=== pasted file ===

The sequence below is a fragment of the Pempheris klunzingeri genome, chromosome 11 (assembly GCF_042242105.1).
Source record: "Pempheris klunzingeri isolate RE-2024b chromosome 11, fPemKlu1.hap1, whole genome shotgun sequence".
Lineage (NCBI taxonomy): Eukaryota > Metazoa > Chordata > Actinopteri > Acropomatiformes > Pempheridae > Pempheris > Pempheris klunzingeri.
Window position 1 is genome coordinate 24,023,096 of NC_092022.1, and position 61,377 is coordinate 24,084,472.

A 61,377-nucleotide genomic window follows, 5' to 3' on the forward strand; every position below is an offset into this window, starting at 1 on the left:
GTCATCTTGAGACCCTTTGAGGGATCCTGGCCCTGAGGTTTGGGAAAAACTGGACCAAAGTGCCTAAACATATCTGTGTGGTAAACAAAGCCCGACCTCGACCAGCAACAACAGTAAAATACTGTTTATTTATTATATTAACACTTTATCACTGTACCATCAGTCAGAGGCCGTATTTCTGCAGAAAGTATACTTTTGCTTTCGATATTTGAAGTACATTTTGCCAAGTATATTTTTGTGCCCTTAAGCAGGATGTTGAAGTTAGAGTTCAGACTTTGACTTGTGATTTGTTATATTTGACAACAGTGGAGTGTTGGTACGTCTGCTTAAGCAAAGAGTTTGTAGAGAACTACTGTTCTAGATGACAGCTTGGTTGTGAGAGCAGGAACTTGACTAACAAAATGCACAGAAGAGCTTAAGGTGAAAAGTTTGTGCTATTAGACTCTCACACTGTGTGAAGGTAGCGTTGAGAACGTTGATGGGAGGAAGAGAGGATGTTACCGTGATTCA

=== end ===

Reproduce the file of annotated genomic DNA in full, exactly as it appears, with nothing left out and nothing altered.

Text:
The sequence below is a fragment of the Pempheris klunzingeri genome, chromosome 11 (assembly GCF_042242105.1).
Source record: "Pempheris klunzingeri isolate RE-2024b chromosome 11, fPemKlu1.hap1, whole genome shotgun sequence".
Lineage (NCBI taxonomy): Eukaryota > Metazoa > Chordata > Actinopteri > Acropomatiformes > Pempheridae > Pempheris > Pempheris klunzingeri.
Window position 1 is genome coordinate 24,023,096 of NC_092022.1, and position 61,377 is coordinate 24,084,472.

A 61,377-nucleotide genomic window follows, 5' to 3' on the forward strand; every position below is an offset into this window, starting at 1 on the left:
GTCATCTTGAGACCCTTTGAGGGATCCTGGCCCTGAGGTTTGGGAAAAACTGGACCAAAGTGCCTAAACATATCTGTGTGGTAAACAAAGCCCGACCTCGACCAGCAACAACAGTAAAATACTGTTTATTTATTATATTAACACTTTATCACTGTACCATCAGTCAGAGGCCGTATTTCTGCAGAAAGTATACTTTTGCTTTCGATATTTGAAGTACATTTTGCCAAGTATATTTTTGTGCCCTTAAGCAGGATGTTGAAGTTAGAGTTCAGACTTTGACTTGTGATTTGTTATATTTGACAACAGTGGAGTGTTGGTACGTCTGCTTAAGCAAAGAGTTTGTAGAGAACTACTGTTCTAGATGACAGCTTGGTTGTGAGAGCAGGAACTTGACTAACAAAATGCACAGAAGAGCTTAAGGTGAAAAGTTTGTGCTATTAGACTCTCACACTGTGTGAAGGTAGCGTTGAGAACGTTGATGGGAGGAAGAGAGGATGTTACCGTGATTCA